[Haskell-cafe] Re: Ubuntu and ghc

Achim Schneider barsoap at web.de
Wed Jun 4 09:25:52 EDT 2008

Ketil Malde <ketil at malde.org> wrote:

> Achim Schneider <barsoap at web.de> writes:
> Caveat: I have only a vague grasp on what exactly is being criticized
> here - using a modern Linux distribution, tons of packages are
> available, and almost all issues Claus point out seem to be taken care
> of - at least as far as I can see.
> > Well, then there are developers who don't want to do .ebuilds, .rpms
> > for 20 distributions, .debs for 20 distributions, .cabs... Meaning
> > that if you have a project with 5 developers using 3 1/2
> > distributions, you will have a hard time installing.
> I think you should either require your developers to use the system
> that is provided to them, or be able and willing to maintain their own
> system.  Most large Linux distributions seem to come with lots of
> Haskell-related stuff nowadays - 139 packages on my Ubuntu install
> (divide by something close to 3, as most library stuff comes in -dev,
> -doc and -prof variants).
Well, you have a point but still don't have one. Many of gentoo's
haskell .ebuilds are seriously outdated, eg. wxhaskell still depends on
ghc 6.4. See "Damnit, we need a CPAN"

The haskell overlay features about 240 packages from alex to yi,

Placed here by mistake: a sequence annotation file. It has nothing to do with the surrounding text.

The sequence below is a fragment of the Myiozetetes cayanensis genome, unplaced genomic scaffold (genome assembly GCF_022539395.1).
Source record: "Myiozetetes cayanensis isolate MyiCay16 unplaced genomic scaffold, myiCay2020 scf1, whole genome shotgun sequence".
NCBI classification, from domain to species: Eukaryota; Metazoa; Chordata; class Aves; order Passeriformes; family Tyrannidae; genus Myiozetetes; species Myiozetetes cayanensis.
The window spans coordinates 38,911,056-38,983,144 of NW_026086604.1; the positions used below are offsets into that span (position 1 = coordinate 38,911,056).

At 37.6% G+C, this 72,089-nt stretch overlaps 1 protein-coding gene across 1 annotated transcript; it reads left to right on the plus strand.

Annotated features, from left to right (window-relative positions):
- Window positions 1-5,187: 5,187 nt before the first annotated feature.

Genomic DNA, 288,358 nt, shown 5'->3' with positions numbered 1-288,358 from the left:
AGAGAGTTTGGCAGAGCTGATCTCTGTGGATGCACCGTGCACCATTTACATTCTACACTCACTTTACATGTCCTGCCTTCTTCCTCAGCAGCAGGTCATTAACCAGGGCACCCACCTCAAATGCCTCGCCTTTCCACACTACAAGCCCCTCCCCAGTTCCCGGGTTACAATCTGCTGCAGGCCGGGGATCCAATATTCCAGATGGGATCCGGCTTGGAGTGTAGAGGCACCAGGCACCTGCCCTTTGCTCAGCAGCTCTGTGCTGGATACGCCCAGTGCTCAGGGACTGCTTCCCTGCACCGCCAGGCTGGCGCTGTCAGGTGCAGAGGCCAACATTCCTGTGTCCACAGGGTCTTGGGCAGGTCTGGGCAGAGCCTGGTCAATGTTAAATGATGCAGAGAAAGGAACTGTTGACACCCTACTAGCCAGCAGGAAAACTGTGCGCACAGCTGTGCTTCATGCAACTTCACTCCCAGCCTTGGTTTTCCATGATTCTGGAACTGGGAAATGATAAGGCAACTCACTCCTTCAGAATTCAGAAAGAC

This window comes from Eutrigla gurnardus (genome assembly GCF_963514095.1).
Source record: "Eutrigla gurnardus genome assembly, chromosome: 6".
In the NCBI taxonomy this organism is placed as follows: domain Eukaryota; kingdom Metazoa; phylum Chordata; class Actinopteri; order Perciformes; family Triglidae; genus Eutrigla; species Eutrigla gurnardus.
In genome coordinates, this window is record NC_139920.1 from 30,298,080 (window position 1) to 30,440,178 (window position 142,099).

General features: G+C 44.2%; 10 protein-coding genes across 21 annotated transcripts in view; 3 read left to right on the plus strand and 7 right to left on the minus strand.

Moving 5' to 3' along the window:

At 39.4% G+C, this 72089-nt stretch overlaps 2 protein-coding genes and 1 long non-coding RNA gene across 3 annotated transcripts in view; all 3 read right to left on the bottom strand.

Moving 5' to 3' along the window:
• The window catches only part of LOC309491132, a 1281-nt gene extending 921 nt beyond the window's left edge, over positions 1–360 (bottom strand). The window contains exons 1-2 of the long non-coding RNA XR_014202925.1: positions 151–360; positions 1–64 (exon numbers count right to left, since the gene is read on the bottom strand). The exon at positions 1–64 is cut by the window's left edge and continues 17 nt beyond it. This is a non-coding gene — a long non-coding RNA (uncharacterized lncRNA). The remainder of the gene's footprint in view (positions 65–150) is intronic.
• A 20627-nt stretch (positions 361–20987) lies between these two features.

hackage currently lists 596 packages.

There are always things that a distribution doesn't include, especially
sparsely used special purpose software. Compiling a LADSPA plugin by
hand isn't that much of an issue, but you'll get into problems as soon
as you want your programs to find it without touching paths that only
your system's package manager should touch. I'm proud to say that my
current gentoo installation is still the first one, surviving several
world updates and at least 4 years of hacking around, using a lot of
unstable and masked packages.

> > You have a point, though, and I wouldn't mind at all cabal-install
> > being integrated into portage,
> I'm not too familiar with portage, but I think a better solution is to
> provide tools to automatically generate packages for the various
> systems.  How would you specify dependencies on non-haskell components
> in a portable way?
By using portage ;)

Seriously: Gentoo isn't a distribution, but a meta-distribution. It
wouldn't make much sense to support the generation of alien binary
packages, though, as dependency names will surely differ, and if you
have to generate the whole distribution, you can equally well just use
portage to install it.

Regarding non-haskell dependencies: It's already a problem from
distribution to distribution. In portage, you would have to depend on
e.g. either gtk+ or emul-linux-x86-gtklibs (if you want to build 32bit
software...), in debian on gtk-dev. Each distribution would have to make
a list on how cabal's non-haskell dependencies map to their own package
names, which is seriously less work than figuring these out by hand.

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